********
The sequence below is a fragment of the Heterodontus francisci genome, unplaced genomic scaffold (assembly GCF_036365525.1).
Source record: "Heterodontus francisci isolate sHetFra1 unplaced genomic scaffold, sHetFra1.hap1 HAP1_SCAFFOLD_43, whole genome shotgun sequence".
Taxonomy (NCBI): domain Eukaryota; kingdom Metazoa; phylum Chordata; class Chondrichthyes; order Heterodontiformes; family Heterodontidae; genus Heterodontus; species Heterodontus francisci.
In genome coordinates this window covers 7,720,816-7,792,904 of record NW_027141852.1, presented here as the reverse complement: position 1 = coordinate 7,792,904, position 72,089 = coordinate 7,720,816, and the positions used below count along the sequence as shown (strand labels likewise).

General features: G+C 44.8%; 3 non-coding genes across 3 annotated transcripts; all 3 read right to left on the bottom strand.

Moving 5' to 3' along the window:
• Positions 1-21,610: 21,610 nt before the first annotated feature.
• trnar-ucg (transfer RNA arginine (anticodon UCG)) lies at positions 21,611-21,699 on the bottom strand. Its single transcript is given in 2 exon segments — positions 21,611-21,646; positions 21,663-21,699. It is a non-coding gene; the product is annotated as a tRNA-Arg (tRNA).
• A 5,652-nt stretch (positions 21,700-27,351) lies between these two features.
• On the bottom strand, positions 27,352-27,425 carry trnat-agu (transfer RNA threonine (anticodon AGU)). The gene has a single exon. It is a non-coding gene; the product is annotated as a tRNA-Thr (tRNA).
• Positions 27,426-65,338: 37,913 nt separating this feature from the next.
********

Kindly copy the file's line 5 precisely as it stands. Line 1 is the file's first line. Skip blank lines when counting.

General features: G+C 44.8%; 3 non-coding genes across 3 annotated transcripts; all 3 read right to left on the bottom strand.